Do I really need planning permission?

Generally speaking, you need planning permission for any new development or change in the use of a building. It is important therefore to check with your local council’s planning department whether or not you need planning permission before you start building works.

Planning permission is not needed for work that only affects the inside of a building, unless it is a listed building.

What works might require planning permission?

  • An extension unless it is a permitted development
  • A loft extension
  • Installation of dormer windows
  • Installation of new window openings
  • Installation of patio doors
  • Creation of a driveway
  • Erection of a garage
  • Anything which requires Listed Building Consent

You should always check with your council’s planning department about whether you need to apply for planning permission for building work. If the advice is that you do not require planning permission, try to obtain a letter from them confirming this and keep it as evidence to use when you want to sell.

What paperwork do I require to keep?

You should keep the following items:

  • The planning permission itself.
  • The plans which have been stamped by the local authority

These should be handed to your solicitor when you instruct them to market your property for sale.

What happens if I don’t have planning permission?

You should speak to your solicitor about the matter.   If the alterations have been completed more than 4 years ago, the local authority will be unable to take enforcement action and in this case, you will not require to take any action at all.

If however the alteration is more recent, you may have to apply retrospectively for planning permission.

What do I do if a neighbour applies for planning permission?

If you are selling your property, you need to declare the planning application made by your neighbour in the Home Report and in the missives.  You should give the Neighbour Notification notice to your solicitors.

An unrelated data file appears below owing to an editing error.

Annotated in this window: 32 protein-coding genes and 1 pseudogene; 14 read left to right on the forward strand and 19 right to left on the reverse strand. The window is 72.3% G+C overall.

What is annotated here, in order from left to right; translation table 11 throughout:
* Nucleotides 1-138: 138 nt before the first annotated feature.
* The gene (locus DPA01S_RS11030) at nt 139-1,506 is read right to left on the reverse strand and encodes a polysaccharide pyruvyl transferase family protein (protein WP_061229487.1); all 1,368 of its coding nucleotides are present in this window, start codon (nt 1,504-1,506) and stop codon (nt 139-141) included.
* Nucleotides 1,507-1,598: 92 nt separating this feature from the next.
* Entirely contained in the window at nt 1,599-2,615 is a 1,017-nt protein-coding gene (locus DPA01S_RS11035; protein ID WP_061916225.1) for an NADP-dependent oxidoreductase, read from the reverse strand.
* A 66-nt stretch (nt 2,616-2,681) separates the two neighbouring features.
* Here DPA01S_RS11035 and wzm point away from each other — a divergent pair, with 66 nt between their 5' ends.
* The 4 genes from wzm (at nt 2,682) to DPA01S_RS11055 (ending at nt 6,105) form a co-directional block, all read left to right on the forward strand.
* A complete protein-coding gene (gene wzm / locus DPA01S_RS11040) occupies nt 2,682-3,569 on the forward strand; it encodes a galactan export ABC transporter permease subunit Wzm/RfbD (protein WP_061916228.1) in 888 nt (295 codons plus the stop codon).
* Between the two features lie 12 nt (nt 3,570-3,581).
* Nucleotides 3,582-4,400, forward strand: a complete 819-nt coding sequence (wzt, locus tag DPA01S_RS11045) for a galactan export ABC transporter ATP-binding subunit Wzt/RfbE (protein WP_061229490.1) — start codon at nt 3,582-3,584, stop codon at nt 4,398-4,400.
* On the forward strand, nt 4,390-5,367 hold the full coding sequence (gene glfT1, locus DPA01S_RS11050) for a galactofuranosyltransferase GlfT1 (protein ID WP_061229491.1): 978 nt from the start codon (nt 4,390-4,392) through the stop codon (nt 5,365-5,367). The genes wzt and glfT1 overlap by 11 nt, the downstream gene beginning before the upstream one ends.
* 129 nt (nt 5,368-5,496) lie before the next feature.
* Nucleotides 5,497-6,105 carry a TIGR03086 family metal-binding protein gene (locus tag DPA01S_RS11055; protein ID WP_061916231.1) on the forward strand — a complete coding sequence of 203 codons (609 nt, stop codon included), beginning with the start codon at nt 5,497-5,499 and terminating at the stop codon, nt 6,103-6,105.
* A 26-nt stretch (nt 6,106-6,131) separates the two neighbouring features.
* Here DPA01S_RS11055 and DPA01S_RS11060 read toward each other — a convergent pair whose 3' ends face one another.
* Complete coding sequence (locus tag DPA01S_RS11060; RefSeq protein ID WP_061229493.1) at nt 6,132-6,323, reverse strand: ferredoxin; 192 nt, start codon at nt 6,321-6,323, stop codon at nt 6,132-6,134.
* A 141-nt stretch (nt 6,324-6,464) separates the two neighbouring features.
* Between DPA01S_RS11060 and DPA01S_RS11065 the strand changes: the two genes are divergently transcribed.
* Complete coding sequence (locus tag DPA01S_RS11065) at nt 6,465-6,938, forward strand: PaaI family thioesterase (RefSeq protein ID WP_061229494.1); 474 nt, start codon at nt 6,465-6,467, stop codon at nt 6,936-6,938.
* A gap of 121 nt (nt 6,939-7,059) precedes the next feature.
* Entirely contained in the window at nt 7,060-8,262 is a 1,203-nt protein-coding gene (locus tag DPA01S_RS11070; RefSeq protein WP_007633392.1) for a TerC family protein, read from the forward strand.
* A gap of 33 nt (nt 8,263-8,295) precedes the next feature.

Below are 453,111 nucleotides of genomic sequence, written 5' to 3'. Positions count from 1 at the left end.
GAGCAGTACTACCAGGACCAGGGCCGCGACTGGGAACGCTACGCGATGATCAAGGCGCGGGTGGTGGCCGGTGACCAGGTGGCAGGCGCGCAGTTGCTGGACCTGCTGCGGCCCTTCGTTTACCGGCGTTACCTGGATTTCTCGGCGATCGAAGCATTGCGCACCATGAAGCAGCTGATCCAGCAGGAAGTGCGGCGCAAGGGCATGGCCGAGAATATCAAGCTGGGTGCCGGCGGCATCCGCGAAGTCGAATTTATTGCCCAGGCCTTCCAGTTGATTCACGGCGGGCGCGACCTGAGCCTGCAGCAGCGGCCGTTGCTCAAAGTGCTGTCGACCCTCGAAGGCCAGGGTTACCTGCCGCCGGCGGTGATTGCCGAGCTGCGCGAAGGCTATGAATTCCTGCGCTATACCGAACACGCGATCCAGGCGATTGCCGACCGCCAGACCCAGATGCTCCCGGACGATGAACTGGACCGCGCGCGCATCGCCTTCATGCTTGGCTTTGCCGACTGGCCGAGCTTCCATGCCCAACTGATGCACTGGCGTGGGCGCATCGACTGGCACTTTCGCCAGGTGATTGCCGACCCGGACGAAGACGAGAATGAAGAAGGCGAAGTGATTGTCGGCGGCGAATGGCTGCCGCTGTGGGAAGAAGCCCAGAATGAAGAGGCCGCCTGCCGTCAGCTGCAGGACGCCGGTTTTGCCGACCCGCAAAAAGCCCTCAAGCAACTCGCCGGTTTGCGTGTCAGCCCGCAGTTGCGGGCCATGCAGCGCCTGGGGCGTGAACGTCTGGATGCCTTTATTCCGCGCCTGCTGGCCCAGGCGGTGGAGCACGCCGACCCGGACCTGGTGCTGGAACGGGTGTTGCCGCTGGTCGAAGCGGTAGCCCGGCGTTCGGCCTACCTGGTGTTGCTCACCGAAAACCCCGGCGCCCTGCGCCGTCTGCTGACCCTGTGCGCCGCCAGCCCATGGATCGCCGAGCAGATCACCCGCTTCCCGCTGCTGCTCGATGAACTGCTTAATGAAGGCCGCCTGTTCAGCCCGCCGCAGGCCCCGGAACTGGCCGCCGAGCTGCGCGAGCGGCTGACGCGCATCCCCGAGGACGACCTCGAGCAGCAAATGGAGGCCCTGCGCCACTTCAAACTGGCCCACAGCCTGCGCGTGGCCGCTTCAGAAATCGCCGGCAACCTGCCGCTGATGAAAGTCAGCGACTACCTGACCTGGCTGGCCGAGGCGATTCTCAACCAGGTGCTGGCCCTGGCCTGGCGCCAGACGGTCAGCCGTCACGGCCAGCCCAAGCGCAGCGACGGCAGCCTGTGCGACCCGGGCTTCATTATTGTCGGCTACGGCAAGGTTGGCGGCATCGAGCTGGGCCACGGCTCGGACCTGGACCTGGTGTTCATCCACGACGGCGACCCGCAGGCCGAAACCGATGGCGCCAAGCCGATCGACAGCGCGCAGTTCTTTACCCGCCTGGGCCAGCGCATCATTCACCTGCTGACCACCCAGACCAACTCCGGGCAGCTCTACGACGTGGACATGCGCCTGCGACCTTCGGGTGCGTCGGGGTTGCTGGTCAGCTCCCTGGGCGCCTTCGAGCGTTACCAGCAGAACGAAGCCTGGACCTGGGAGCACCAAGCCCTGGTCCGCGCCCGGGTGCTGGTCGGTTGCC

If the development mentioned in the notice is likely to affect your property adversely, you should object to the planning application as indicated on the notice itself.

Altering a Listed Building

Listing a building does not prevent it changing or developing, but it does mean that consideration has to be given to preserving its particular character.

Any proposal to demolish, or to alter or extend a listed building in a way which would affect its character, must be granted listed building consent before it can proceed.

When is listed building consent necessary?

Listed building consent must be obtained where proposals will alter the character of the listed building. This applies regardless of the category of listing (A, B or C) and to work affecting interior and exterior. The planning authority (in most cases the local authority) decides when any work is likely to affect the character of a listed building.

Alterations which may seem minor, such as stone cleaning all or part of the property, alterations or replacement of windows or installation of roof lights may require listed building consent.

Major work such as extensions, structural alterations or partial or total demolition are very likely to require consent.

Types of building works which would normally require listed building consent include:

  • demolition of a listed building
  • alteration or extension of a listed building in any manner (including internal) which would affect its character as a building of special architectural or historic interest.

It is important to note that the term ‘listed building’ includes the building itself, any object or structure fixed to it, or any object or structure that has been within the curtilage of the building since 1948.

What happens if I don’t have planning permission?

If you have altered a Listed Building without permission, a criminal offence has been committed.  In practical terms, if you are intending to sell your property, you should speak to your solicitor about the matter.  So long as you have not already spoken to the Local Authority or Historic Scotland about the matter, it may be possible to obtain Title Indemnity Insurance to satisfy a purchasing solicitor.


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